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Money pit

Charters bleed resources from public schools
New York Teacher
Charter Schools Chart
Source: NYC Budget 2023

NYC plans to divert $3 billion to charter school in 2022-23 compared with $418 million in 2009-10

With aggressive marketing, strong lobbying, perks like free rent and millions of dollars of contributions from billionaire investors and philanthropists, the number of charter schools in New York City has expanded dramatically in the 24 years since the first New York City charter school opened in 1999.

It is a story of haves and have nots. Public money flowing to charter schools like Eva Moskowitz’s Success Academy — all on top of their donations from Wall Street — has come at the expense of public schools.

As of the 2022-23 school year, 142,500 students — nearly 15% of the total enrollment — attend one of 275 such schools that run parallel to the traditional public school system.

Success Academy, which opened its first school in 2006, has put the biggest stake in the ground: The publicly funded but privately run corporate chain has 47 schools across the city and about 21,000 students.

Now Gov. Kathy Hochul proposes to allow 106 more charter schools to open in New York City, setting off a battle in Albany this spring over charter school expansion.

“The unbridled expansion of the corporate-backed charter school sector, particularly Success Academy charter schools, in New York City is draining money, space and resources from our public schools and shortchanging our students,” UFT President Michael Mulgrew said.

Charter Schools Chart
Source: NYC Budgets 2014-2022

The city’s public schools, whose enrollment declined 13.5% from a high of 1.04 million in the 2010-11 school year to 903,000 last fall, suffered $469 million in cuts for this school year, even as they deal with the academic and emotional toll of the COVID-19 pandemic on students and have had to serve about 6,000 newly arrived migrant students sent from Texas and Florida.

Meanwhile, the total amount of public funds that the city Department of Education provides to charter schools grew from $418 million in the 2009-10 school year to $3 billion this year.

Charter schools in New York City have a special perk that charters in the rest of the state do not have: New York City must provide charters with rent-free space in its public school buildings or pay for another space, under a 2014 state law foisted on then-Mayor Bill de Blasio, a charter school skeptic, by his nemesis, then-Gov. Andrew Cuomo.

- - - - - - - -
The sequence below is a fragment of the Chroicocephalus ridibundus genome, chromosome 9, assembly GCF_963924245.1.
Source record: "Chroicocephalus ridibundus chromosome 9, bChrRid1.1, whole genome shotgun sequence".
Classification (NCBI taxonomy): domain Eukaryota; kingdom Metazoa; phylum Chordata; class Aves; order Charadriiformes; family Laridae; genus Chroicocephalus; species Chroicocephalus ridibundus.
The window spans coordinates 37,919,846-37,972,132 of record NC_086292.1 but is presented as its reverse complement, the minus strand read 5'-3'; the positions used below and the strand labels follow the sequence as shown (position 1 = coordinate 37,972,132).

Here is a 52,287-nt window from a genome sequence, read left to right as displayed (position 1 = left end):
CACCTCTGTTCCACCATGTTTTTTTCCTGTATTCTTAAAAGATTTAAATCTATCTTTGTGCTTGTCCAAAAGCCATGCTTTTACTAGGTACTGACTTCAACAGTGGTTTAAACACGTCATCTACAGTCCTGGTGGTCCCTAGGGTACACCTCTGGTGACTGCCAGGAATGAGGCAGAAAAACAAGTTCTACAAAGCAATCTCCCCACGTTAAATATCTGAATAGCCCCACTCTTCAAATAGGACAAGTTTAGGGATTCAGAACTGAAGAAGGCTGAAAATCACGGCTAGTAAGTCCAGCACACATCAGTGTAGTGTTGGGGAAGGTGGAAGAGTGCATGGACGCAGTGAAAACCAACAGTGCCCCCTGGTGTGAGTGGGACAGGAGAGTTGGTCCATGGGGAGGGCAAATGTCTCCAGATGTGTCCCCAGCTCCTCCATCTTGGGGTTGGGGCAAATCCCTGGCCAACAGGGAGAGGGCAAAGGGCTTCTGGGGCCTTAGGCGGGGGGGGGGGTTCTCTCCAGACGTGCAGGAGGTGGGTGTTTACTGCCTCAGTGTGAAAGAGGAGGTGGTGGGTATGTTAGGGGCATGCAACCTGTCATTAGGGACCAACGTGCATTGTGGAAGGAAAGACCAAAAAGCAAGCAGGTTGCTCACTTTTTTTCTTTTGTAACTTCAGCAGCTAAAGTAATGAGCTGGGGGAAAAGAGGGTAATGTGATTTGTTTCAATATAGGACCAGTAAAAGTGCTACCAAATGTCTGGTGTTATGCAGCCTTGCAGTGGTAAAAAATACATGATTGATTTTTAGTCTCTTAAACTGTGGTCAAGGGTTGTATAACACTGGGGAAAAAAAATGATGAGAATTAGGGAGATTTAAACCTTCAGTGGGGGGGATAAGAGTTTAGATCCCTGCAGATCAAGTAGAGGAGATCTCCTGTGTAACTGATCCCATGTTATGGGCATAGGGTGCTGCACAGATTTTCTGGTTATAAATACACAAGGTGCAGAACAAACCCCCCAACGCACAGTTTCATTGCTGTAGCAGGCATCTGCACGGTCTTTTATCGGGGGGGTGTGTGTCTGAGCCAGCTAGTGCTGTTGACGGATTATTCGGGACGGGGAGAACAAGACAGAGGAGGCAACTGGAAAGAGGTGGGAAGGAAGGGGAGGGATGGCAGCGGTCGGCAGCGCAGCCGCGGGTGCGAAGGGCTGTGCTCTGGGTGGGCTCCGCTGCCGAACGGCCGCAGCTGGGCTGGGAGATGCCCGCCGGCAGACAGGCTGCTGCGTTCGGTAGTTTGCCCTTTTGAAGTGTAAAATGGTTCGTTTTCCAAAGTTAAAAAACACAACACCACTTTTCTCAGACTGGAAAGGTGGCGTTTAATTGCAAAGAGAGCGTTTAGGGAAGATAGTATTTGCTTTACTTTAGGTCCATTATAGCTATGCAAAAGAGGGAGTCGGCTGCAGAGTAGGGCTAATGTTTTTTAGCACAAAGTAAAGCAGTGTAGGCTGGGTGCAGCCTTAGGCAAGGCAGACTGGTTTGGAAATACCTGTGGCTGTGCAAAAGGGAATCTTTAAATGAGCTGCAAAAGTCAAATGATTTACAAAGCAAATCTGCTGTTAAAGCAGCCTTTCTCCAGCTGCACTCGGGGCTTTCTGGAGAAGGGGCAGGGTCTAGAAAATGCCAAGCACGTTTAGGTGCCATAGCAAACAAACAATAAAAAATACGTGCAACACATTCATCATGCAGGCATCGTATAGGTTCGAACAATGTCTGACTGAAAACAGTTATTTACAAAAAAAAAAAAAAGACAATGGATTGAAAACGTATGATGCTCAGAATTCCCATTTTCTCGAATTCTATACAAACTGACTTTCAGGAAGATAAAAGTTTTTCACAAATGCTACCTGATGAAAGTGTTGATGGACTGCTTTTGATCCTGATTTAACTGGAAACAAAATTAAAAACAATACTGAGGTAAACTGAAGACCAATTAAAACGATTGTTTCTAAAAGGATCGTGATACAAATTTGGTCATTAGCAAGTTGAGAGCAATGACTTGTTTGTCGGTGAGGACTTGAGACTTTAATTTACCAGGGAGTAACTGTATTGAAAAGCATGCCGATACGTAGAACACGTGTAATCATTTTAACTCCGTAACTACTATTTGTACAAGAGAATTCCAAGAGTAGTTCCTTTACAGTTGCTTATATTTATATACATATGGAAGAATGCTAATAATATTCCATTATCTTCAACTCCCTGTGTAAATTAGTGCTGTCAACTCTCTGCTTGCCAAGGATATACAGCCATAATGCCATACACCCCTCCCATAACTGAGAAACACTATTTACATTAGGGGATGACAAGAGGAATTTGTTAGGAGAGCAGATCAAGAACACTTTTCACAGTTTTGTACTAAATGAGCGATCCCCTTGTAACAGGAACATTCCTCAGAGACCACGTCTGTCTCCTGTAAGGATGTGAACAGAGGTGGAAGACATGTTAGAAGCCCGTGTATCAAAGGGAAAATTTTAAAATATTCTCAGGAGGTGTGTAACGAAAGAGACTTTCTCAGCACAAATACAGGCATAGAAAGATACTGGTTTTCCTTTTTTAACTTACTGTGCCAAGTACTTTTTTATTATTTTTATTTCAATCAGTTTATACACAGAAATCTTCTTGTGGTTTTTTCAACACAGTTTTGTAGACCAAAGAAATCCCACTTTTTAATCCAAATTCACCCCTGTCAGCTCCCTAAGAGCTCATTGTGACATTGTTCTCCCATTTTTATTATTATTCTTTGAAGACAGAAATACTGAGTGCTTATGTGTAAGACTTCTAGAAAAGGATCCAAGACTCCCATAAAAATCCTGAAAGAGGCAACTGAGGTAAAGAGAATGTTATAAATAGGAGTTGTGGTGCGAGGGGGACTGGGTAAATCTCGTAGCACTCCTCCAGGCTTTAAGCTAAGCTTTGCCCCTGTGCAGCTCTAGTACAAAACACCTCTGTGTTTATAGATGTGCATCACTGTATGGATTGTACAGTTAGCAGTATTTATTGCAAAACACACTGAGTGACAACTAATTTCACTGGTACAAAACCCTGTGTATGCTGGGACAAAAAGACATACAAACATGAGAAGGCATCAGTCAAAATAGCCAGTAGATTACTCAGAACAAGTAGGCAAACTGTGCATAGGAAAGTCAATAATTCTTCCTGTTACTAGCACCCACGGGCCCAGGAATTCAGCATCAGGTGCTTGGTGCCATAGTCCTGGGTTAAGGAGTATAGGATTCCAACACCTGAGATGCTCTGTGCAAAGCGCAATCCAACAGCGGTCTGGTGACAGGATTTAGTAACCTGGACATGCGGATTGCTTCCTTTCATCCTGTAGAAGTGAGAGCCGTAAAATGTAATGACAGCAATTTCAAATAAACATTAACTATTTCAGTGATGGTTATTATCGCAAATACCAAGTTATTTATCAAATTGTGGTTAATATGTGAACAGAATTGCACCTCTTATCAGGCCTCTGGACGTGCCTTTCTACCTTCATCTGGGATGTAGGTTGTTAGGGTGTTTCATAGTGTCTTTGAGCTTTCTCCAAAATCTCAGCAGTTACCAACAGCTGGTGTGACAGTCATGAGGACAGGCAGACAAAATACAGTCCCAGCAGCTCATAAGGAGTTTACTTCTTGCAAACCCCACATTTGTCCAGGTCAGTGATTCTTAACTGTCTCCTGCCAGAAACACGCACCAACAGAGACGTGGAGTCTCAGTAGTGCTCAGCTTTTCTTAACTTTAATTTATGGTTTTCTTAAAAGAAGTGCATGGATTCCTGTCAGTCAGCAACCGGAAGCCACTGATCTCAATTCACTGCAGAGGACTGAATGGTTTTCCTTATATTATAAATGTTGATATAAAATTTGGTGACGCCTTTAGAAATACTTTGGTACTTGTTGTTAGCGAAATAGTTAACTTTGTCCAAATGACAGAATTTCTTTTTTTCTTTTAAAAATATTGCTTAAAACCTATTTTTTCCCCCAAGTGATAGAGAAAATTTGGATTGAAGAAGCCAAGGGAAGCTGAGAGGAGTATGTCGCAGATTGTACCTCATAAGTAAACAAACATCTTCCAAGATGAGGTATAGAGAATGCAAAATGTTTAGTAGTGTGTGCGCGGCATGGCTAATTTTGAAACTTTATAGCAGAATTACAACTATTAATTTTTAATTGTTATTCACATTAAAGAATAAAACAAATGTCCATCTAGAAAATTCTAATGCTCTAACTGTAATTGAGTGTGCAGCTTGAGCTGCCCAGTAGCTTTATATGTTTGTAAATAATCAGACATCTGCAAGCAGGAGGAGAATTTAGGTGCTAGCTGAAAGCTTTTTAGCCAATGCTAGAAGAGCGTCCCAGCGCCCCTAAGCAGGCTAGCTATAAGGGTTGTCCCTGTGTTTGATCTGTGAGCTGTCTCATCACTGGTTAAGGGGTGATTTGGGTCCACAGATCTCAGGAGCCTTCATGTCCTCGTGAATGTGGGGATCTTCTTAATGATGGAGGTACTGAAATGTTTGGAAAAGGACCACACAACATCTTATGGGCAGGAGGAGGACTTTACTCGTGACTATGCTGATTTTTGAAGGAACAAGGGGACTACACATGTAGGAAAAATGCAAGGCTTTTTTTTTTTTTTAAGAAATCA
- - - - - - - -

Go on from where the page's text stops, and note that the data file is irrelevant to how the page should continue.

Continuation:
Of the 275 charter schools in New York City, 128 are in DOE-owned or DOE-leased buildings and 147 are in non-DOE space, according to the New York City Charter School Center.

The rental aid the DOE pays for charter schools had grown to $153.4 million in the 2021-22 school year, 15 times higher than the $10.2 million it paid in 2014-15.

Success Academy has preferred co-locations in public school buildings as it expands. Her critics say Moskowitz has seized upon the proximity to public school families that co-locations provide as a marketing tool to spur demand for her more well-endowed schools.

In late 2022, the citywide Panel for Educational Policy approved two Success Academy co-locations, but Moskowitz hit a roadblock in January when the DOE withdrew proposals for three more co-locations that were fiercely opposed by the school communities.

New York City public schools have also been excluded from a pot of state funds that four other districts with high concentrations of charter schools have received every year since 2008, said Wendy Lecker, a senior attorney for the Education Law Center. That year, then-Mayor Michael Bloomberg supported state budget legislation that excluded the city DOE from access to this Charter School Transitional Aid. New York City public schools were “deprived of $2.6 billion in transitional aid from 2011 to 2022,” according to a March 2022 report from the Education Law Center.

“Not all school districts have such an explosion of charters, so there’s even more of an impact” on New York City, Lecker said.

Unlike public schools, there are no restrictions on charter school reserves, and their balances have been growing. Success Academy had $49.2 million in cash reserves, according to a 2021 financial statement, up from $4.4 million in 2015. That same year, it reported $121 million in unrestricted net assets, more than five times the $22 million in 2015. Success has received millions of dollars from hedge fund billionaires and other Wall Street supporters, including at elaborate fundraising galas. Hedge fund manager John Paulson and his wife, Jenny, gave $8.5 million to the chain in 2015. In 2022, Bloomberg announced a $100 million donation to Success Academy.

New York City charter schools have flexed their political muscle through powerful political action committees they and their allies created, such as New Yorkers for a Balanced Albany, New Yorkers for Putting Students First, Strong Leadership PAC and Moskowitz’s Great Public Schools PAC.

From 2020 to 2022, hedge fund manager Dan Loeb, a former Success Academy board chairman, gave a total of $1.4 million to those four PACs and his wife, Margaret, contributed $137,500.

“The whole charter school movement in New York City is backed by extremely wealthy people, many of them hedge fund managers who, for whatever reason, decided that this was their cause célèbre,” said Carol Burris, the executive director of the Network for Public Education.

With the millions of dollars they raise, charter school chains like Success can refurbish buildings and provide privileges and resources that are not available to public school students and schools.

“It creates a very inequitable system of schooling,” Burris said.